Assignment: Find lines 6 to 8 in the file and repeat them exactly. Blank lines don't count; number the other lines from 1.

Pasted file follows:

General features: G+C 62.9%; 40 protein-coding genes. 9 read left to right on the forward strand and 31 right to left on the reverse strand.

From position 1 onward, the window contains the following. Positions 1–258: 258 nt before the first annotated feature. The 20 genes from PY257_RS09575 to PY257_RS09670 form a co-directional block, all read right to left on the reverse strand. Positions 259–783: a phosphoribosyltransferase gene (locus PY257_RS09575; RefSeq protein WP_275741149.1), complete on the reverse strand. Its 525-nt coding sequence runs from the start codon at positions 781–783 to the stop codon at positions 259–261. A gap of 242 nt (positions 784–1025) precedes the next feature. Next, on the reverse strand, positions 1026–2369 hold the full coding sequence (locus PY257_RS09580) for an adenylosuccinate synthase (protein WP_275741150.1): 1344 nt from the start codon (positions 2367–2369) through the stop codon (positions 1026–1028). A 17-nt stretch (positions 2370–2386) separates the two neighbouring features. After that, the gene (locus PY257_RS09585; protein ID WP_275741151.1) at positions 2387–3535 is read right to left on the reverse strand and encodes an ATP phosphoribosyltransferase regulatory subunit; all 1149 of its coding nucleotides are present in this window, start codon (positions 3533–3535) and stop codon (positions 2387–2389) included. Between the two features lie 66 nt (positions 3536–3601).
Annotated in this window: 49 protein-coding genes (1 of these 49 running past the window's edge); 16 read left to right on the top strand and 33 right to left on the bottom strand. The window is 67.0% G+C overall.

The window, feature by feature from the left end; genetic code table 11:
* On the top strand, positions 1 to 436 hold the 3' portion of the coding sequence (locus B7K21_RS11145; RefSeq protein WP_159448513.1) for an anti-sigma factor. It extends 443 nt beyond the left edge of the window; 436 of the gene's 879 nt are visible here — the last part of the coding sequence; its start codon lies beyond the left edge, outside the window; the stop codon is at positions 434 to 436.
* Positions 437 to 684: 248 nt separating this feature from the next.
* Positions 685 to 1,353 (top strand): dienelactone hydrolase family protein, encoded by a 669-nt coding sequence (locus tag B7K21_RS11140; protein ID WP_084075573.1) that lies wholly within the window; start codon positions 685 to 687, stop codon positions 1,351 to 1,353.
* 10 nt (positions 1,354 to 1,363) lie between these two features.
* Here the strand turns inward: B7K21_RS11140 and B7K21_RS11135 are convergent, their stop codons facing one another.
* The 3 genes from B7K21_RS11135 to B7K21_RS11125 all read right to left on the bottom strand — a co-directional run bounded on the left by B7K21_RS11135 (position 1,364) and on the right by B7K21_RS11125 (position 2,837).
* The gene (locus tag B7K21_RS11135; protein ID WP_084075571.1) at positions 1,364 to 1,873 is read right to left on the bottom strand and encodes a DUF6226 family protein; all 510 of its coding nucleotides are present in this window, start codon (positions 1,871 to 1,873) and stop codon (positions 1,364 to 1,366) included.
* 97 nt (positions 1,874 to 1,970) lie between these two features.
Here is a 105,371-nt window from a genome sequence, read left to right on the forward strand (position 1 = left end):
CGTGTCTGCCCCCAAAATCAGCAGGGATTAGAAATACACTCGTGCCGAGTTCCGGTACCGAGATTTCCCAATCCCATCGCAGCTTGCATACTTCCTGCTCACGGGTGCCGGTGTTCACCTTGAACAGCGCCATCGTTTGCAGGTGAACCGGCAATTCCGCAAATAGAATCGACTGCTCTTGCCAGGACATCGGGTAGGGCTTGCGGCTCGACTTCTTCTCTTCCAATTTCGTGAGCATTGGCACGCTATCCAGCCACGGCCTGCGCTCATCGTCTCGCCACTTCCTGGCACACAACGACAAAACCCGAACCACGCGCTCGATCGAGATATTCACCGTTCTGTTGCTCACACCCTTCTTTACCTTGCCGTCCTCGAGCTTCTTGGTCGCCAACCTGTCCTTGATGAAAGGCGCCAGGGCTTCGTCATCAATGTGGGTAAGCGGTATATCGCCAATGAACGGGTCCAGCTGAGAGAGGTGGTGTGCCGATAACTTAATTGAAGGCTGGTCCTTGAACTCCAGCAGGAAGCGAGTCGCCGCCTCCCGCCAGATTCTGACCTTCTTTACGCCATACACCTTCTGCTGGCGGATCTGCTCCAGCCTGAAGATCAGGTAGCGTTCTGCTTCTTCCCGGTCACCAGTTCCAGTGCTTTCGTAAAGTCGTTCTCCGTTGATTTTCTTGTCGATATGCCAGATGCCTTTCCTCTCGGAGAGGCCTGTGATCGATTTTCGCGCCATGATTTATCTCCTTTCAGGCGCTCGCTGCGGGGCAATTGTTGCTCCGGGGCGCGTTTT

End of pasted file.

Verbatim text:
* Positions 437 to 684: 248 nt separating this feature from the next.
* Positions 685 to 1,353 (top strand): dienelactone hydrolase family protein, encoded by a 669-nt coding sequence (locus tag B7K21_RS11140; protein ID WP_084075573.1) that lies wholly within the window; start codon positions 685 to 687, stop codon positions 1,351 to 1,353.
* 10 nt (positions 1,354 to 1,363) lie between these two features.